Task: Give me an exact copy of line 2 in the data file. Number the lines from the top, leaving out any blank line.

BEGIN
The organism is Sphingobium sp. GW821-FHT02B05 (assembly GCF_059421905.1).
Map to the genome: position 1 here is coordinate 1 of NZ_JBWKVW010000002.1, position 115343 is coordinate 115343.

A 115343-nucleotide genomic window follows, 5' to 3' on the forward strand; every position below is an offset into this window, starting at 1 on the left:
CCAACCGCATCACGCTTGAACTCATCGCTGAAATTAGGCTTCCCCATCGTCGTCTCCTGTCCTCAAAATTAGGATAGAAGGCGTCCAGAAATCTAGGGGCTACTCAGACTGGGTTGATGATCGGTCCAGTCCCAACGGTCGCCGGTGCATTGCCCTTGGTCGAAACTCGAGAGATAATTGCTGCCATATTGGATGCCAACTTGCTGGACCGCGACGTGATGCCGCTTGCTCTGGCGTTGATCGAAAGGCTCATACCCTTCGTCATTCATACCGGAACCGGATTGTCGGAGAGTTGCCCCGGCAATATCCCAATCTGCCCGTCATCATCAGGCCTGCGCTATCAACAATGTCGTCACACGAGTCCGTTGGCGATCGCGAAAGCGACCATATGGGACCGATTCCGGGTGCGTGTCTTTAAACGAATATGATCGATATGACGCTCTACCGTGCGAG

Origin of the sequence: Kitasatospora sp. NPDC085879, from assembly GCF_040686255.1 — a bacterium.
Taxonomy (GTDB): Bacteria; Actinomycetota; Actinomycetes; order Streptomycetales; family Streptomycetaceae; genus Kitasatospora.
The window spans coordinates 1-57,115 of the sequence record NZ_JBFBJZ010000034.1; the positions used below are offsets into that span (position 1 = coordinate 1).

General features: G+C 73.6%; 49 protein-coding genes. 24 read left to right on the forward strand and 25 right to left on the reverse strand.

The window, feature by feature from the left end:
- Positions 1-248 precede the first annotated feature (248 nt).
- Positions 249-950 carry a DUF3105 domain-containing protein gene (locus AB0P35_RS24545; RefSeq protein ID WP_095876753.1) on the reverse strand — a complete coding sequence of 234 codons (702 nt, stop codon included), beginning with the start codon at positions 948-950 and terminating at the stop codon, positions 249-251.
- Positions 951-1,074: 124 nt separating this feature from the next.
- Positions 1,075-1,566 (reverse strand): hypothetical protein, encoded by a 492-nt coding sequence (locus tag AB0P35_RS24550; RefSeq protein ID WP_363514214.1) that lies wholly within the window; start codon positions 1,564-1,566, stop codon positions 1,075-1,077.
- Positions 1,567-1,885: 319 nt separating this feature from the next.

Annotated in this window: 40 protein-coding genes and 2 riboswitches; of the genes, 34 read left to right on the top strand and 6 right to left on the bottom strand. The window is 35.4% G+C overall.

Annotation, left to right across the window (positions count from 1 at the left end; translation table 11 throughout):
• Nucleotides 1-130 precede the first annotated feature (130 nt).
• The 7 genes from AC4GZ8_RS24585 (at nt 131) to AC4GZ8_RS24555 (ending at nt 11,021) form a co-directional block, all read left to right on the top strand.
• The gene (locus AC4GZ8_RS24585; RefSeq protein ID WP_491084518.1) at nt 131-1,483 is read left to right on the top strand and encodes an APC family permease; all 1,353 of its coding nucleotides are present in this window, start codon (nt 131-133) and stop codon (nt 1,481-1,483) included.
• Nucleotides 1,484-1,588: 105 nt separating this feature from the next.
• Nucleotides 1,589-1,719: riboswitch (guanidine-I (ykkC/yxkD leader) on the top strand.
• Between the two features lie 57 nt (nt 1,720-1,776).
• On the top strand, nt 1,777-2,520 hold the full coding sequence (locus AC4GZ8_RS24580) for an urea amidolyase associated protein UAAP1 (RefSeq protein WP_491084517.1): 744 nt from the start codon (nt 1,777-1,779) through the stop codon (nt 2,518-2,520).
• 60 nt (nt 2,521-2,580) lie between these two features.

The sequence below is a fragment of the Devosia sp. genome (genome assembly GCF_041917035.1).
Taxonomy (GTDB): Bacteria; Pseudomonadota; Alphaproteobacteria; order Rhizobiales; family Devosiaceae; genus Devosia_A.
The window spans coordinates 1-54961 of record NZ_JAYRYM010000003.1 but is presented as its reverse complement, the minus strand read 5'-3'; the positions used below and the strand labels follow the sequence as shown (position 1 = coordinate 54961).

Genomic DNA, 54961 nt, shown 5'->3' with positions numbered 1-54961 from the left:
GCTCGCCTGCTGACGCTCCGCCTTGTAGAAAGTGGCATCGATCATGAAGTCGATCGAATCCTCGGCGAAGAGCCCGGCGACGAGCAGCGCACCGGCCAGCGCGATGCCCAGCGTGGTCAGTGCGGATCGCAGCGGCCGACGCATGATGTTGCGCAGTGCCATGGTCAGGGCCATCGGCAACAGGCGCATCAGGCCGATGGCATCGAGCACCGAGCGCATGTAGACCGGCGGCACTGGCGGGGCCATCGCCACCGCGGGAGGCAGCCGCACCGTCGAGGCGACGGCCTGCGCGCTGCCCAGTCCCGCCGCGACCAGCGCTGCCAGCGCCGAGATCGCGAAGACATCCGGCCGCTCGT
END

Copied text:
Map to the genome: position 1 here is coordinate 1 of NZ_JBWKVW010000002.1, position 115343 is coordinate 115343.